A staggering 4,236 data breaches occurred in local councils in a three year period, a damning report by the Big Brother Watch has revealed.
The report, dubbed A Breach of Trust, revealed the scale of data breaches by local councils, and in the three year period from April 2011 to April 2014, it found that there were at least 401 instances of data loss or theft, and 628 instances of incorrect or inappropriate data being shared on e-mails, letters and faxes, and in one instance in Cheshire East, a CCTV operator watched part of the wedding of a member of the CCTV team.
It also found that more than 5,000 letters had been sent to the wrong address, which had contained personal information not intended for the recipient – the number was higher than the 4,236 overall data breaches because in many cases breaches involving a number of people were treated as a single breach by local councils.
Big Brother Watch found that nearly 200 mobile phones, computers, tablets and USBs were either lost or stolen, and on 658 occasions, children’s information was involved in the breaches.
But despite the astounding number of data breaches, only one in 10 resulted in disciplinary action. That included 39 resignations, 50 dismissals and one court case which involved a Southampton Council employee who was prosecuted by the Information Commissioner’s Office (ICO) for transferring “highly sensitive data to his personal e-mail account.
Another individual decided to resign from his role as a social worker at Lewisham Council after leaving a bundle of papers on the train which included personal and sensitive data relation to 10 children including third party information in relation to sex offenders, police reports and child protection reports. Emma Carr, director of Big Brother Watch, with only a tiny fraction of staff being disciplined or dismissed, it raised the question of how seriously local councils take protecting the privacy of the public.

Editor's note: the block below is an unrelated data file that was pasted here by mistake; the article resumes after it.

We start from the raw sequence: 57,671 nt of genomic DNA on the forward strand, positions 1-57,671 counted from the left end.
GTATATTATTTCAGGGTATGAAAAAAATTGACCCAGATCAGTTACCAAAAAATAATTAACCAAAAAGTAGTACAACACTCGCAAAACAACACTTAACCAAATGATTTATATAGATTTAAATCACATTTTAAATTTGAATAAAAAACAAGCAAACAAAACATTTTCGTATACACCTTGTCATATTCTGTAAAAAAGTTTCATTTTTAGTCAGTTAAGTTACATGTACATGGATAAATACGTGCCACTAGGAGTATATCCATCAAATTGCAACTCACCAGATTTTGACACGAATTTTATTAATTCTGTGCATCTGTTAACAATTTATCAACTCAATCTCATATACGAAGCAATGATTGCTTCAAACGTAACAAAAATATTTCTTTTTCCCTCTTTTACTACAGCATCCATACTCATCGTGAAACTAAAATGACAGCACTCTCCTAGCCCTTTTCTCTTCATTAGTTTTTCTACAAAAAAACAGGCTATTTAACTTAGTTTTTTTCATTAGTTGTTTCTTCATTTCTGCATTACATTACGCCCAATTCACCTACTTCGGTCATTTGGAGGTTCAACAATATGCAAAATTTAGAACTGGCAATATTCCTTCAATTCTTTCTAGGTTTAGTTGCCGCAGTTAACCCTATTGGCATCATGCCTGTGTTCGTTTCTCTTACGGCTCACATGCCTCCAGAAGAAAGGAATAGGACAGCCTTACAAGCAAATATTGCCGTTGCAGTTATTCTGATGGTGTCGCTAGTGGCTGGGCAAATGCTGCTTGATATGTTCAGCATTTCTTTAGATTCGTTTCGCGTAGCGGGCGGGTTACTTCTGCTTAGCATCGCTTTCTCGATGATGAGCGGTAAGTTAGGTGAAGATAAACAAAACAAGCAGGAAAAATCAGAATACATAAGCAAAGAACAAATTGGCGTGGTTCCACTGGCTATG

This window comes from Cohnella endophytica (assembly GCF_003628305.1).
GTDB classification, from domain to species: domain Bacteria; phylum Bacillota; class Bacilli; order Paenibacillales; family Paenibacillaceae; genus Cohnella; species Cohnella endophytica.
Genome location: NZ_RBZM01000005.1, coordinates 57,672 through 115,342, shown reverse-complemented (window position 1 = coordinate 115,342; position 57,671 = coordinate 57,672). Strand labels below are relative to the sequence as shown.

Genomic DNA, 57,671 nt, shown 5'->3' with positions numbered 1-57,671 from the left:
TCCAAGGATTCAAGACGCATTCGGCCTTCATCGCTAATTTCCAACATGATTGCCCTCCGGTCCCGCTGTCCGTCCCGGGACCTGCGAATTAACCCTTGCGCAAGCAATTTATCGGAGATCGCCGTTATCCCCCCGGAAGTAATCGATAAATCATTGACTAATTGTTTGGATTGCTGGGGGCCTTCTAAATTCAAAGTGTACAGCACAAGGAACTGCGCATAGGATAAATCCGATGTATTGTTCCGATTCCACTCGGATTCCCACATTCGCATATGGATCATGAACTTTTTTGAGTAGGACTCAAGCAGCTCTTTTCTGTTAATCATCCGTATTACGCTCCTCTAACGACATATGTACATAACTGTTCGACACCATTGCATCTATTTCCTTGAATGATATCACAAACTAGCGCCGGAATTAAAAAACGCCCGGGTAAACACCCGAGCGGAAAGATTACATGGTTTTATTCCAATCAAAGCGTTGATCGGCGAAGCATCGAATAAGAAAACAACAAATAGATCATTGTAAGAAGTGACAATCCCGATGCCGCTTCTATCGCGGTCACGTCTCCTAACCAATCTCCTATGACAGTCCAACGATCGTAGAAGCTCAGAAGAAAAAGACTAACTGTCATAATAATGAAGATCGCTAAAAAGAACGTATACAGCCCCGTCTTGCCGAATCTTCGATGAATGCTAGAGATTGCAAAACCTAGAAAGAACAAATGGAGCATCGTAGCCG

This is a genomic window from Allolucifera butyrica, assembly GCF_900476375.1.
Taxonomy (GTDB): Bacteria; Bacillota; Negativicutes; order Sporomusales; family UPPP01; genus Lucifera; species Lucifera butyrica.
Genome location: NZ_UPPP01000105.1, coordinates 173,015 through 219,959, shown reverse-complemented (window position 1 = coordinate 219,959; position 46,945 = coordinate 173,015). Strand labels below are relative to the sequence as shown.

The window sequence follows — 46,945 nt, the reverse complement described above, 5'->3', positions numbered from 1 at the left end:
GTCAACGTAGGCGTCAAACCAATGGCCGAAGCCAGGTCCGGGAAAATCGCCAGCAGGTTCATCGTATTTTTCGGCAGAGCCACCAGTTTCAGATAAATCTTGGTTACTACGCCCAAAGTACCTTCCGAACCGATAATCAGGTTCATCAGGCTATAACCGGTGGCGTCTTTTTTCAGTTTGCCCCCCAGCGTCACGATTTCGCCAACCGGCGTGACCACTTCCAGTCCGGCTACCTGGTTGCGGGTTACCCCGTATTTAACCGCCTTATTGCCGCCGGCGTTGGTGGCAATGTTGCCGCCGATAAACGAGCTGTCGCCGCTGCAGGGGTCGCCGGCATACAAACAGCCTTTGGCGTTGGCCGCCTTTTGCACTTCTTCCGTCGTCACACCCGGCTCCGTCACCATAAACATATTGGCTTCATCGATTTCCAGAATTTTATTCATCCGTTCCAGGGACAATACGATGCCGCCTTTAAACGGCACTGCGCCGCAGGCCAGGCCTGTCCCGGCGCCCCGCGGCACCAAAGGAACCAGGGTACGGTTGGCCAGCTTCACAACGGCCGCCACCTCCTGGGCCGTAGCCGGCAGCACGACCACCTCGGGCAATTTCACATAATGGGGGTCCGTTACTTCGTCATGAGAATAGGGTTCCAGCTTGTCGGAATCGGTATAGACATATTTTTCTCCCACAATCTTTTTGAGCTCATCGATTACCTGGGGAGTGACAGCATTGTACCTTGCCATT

Big Brother Watch propose a number of policy recommendations which it hopes would prevent and deter data breaches from occurding, including the introduction of custodial sentences for serious data breaches, and a criminal record for individuals involved in a serious breach.
It says that data protection training should be mandatory for members of staff with access to personal information, and that it should be mandatory to report a breach that concerns a member of the public. Furthermore, the organisation wants standardised reporting systems and approaches to handling breach in place.
“Until we see these policies implemented, the public will simply not be able to trust local councils with their data,” said Carr.
She said that for so many children and young people to have had their personal information compromised is “deeply disturbing”, and said that many of these examples showed “shockingly lax attitudes in protecting confidential information”.
The privacy campaign group also notes that it wants the extension of the ICO’s assessment notice powers to cover local authorities.